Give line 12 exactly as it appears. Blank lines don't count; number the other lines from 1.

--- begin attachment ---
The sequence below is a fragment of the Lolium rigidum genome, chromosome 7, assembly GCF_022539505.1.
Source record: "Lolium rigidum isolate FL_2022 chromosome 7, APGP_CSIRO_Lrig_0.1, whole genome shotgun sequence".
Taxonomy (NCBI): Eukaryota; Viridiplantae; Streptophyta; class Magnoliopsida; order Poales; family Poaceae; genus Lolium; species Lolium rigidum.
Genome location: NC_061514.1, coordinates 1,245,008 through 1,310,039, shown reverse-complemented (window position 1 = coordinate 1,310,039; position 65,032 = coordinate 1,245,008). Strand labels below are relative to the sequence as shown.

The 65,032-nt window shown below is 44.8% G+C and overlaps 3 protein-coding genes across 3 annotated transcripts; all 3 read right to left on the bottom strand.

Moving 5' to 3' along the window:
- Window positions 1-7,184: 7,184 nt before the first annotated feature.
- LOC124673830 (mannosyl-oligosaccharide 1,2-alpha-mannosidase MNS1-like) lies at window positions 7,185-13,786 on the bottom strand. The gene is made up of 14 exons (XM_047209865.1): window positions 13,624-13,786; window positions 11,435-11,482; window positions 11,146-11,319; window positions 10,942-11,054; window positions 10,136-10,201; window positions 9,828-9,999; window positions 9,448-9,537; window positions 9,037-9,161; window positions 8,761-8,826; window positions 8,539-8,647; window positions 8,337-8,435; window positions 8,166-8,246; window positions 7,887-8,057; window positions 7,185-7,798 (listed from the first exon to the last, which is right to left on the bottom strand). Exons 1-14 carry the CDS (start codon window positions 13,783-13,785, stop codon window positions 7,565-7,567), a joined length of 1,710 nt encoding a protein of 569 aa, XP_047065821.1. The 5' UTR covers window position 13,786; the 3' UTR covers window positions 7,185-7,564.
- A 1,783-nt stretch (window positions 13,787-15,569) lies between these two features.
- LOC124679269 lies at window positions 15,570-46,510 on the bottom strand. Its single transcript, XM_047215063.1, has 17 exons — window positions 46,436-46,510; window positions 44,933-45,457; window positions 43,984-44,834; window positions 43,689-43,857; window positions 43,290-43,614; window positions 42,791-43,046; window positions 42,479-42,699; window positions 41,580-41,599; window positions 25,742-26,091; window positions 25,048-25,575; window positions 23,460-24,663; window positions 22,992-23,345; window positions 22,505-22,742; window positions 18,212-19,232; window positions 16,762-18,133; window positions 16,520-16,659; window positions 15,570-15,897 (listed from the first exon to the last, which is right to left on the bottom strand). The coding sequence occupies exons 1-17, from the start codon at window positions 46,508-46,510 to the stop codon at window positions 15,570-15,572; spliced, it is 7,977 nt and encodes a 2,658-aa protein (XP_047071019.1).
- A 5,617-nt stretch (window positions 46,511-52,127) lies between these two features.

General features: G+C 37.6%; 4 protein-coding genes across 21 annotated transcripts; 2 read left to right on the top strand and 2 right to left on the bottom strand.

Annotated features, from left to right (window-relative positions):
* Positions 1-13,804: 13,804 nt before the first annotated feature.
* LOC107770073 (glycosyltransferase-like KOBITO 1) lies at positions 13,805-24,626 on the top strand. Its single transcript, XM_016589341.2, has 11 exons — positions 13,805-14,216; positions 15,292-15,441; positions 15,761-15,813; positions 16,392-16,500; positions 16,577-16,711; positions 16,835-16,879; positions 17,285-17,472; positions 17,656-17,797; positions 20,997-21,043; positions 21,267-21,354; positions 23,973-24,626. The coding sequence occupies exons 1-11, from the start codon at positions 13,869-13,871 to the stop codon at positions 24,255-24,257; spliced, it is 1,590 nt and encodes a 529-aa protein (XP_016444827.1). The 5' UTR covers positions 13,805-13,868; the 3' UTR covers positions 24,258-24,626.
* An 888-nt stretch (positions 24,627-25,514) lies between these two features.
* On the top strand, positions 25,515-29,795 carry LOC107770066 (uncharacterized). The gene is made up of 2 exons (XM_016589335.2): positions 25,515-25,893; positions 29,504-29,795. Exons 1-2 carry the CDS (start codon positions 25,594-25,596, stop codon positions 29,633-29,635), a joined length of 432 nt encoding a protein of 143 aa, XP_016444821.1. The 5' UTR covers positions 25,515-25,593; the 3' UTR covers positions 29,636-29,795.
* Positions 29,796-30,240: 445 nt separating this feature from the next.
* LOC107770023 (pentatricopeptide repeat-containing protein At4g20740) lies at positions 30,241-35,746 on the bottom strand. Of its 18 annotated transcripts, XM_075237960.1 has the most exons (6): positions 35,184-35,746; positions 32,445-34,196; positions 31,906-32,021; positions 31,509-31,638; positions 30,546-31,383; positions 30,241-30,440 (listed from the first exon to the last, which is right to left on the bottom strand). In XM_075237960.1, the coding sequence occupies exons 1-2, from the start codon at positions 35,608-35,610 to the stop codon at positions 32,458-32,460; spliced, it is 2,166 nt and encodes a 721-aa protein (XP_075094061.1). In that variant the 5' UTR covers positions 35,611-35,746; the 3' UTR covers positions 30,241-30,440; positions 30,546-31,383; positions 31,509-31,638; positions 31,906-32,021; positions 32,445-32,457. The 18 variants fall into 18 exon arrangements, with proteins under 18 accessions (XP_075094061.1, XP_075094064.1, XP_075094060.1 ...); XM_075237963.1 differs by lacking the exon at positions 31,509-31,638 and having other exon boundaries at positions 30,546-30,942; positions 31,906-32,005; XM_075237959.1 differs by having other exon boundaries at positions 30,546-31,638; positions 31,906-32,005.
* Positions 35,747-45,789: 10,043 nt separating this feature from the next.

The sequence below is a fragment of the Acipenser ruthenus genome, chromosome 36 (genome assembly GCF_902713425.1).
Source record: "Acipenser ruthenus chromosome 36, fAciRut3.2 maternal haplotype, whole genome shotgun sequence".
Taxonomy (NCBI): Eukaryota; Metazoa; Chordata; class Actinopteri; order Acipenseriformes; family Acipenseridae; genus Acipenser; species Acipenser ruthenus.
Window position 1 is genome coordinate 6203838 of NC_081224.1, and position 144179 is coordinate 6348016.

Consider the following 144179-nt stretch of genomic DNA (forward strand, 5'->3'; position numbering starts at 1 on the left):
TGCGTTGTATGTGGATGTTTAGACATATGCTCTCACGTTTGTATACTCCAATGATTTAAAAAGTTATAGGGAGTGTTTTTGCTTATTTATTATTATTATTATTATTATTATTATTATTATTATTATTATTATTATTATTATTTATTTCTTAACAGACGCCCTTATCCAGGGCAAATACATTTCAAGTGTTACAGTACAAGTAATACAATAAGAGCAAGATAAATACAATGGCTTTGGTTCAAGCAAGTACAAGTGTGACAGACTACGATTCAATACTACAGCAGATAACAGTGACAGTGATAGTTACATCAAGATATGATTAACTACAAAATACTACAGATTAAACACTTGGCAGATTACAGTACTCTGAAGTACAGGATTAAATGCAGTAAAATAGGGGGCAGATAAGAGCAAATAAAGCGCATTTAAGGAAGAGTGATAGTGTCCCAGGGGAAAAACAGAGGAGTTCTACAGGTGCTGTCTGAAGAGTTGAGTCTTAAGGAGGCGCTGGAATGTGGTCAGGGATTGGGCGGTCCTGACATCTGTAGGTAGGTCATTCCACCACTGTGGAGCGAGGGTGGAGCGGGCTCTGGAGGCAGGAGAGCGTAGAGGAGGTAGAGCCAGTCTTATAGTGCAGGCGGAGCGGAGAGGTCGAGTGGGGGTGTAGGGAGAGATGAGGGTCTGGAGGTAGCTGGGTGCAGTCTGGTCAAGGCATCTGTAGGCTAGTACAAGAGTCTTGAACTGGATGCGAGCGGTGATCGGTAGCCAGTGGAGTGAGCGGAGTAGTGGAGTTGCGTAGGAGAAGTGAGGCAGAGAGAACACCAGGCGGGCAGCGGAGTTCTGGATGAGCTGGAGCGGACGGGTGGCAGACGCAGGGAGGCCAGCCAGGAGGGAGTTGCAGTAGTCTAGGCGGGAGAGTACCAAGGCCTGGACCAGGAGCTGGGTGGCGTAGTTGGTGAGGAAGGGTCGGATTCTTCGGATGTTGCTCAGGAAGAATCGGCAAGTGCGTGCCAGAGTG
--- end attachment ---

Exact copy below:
General features: G+C 37.6%; 4 protein-coding genes across 21 annotated transcripts; 2 read left to right on the top strand and 2 right to left on the bottom strand.